"It still pretty much comes down to who is a hockey player and who isn't," Murray said. "But the one area you now have to pay attention to is the players who lack skating skills. You have to decide if they have the other intangibles, if they have the competitiveness and the skill level (to compete at the NHL level)."

According to Murray, defensemen can no longer get by without being able to skate.

"The guys who really got hurt by the new rules are defensemen who don't skate that well," Murray said. "You can no longer hook and hold players. You need to be able skate with players or stay in front of them defensively. If you can't skate at the necessary level, you're going to be in the penalty box the whole game."

Like Major League Baseball's annual draft, the NHL Entry Draft revolves around names that are largely unknown; that is to everyone except the scouting departments of NHL teams.

"There are no names that will come up that we won't know about," Murray said. "We may evaluate them differently than other teams but we certainly know who they are."

The NHL draft is also similar to its MLB counterpart in that it is about projecting a player's future development as much as it is about his current capabilities.

"Very few players step out of the NHL draft or the MLB draft and make an impact," Murray said. "You are looking down the road a few years before a player can make an impact, unless it's a Sidney Crosby or and Alexander Ovechkin."

When it comes to seeing the future, an NHL organization can do all its homework and still not know exactly how a prospect will develop.

"It's certainly not an exact science," Murray said. "The good kids at 18 aren't always the good kids when they're 21 and they become millionaires. Money changes people. Lifestyle changes people. Sometimes a player who has never been cut is told to go to the American League to make himself better. He might not handle it well. We try to find out as much about the person as the player so we know who has the character to get through the tough times."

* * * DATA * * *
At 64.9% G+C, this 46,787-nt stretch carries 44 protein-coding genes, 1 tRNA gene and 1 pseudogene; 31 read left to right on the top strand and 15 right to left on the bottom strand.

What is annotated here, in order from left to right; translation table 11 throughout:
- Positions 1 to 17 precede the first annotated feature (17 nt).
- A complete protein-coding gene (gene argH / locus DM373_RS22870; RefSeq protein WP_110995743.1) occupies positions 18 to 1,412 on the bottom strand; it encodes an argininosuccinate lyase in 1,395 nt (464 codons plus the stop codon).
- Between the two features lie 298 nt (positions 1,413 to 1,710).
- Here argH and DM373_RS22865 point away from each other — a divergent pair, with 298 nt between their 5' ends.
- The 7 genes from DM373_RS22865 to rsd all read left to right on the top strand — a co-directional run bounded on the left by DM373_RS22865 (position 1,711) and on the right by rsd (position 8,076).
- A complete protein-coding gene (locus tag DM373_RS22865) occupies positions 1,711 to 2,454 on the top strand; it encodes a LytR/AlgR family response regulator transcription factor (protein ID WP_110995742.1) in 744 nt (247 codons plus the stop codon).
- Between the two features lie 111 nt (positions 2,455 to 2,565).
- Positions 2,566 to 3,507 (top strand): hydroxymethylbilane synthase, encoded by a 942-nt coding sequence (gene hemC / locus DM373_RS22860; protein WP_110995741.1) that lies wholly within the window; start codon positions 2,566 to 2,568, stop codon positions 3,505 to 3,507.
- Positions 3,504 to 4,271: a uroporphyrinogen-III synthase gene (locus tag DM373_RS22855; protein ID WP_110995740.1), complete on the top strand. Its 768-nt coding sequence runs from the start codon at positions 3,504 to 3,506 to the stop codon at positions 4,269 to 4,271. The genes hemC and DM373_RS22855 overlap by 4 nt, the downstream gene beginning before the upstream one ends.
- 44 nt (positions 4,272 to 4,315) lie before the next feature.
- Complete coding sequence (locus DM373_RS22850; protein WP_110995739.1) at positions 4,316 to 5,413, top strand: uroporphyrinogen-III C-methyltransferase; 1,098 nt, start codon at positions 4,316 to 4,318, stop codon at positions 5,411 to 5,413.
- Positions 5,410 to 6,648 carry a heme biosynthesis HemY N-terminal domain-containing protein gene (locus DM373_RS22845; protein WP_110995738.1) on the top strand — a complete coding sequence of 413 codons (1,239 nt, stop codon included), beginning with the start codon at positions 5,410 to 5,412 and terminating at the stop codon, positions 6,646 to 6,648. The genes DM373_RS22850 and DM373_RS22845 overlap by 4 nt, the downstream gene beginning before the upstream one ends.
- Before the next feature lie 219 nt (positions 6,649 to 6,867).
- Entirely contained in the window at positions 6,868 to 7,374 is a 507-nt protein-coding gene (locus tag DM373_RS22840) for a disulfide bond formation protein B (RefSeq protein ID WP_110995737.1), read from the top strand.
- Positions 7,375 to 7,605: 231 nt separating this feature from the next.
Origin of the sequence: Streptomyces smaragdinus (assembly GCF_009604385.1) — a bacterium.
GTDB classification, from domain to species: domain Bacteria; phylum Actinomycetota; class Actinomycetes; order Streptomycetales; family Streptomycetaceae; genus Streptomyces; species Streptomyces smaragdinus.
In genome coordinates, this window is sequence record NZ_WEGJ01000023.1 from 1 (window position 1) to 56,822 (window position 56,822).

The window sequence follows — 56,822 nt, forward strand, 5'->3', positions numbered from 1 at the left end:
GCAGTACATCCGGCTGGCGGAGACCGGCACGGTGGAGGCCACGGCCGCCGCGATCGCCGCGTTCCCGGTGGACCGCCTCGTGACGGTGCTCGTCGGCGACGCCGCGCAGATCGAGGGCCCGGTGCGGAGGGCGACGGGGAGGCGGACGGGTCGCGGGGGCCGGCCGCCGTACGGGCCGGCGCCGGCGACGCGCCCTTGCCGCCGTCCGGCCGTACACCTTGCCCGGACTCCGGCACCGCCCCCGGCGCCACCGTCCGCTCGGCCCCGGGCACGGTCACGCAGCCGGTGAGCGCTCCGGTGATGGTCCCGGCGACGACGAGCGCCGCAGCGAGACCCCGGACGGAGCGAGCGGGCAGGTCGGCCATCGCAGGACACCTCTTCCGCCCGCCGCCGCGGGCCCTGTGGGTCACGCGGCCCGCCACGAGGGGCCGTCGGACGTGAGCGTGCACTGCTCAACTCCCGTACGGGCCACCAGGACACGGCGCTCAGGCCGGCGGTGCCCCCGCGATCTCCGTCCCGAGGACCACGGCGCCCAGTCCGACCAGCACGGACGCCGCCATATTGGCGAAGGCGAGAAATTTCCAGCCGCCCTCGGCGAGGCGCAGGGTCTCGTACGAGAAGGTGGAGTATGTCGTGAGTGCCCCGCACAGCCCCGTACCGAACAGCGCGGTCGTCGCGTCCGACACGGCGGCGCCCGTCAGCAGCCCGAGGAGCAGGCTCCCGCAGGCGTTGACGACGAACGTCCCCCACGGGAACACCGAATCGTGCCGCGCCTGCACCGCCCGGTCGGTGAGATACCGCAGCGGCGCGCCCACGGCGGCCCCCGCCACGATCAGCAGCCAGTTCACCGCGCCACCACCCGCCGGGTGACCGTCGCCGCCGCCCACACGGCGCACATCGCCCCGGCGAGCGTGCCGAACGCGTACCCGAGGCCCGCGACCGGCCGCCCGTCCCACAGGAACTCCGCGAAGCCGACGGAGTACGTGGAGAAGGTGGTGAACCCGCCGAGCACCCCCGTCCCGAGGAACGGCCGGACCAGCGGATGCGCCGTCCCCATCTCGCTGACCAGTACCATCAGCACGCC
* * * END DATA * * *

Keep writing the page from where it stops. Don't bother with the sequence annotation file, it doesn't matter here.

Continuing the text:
For the players, being tabbed in the first round is no guarantee of success.

"Stats show that 60-65 percent of first round draft picks become regular NHL players," Murray said, "so even in the first round there is a lot of players who aren't able to make it."

According to Murray, this year's draft is characterized by a small group of high-end players.

"There are somewhere between five and 10 players at the top end of the draft," Murray said. "Then you fall down to maybe 30 players that could go in any order. After those players, there's another group of about 50 players that could go in almost any order. There are a lot of similar players in their ability, very few at the top end of the draft."

As the information age has made the world a global village, so too has the hockey community gotten smaller.

"Because teams have played against each other so much lately," Murray said, "North American kids are used to playing on larger ice surfaces, and European kids are playing Major Junior hockey. They play each other at World Juniors, and under-18s, and under-17s. The hockey world is very similar now. It's much more similar on both sides of the ocean than it ever was in the past. You get can find good character kids, and talented guys all over the world now."

Yet, even if the results aren't apparent for several years, the NHL Entry Draft remains one of the most captivating events of the year for a hardcore hockey fan.

"If you understand the way teams are built," Murray said, "it's a very exciting time."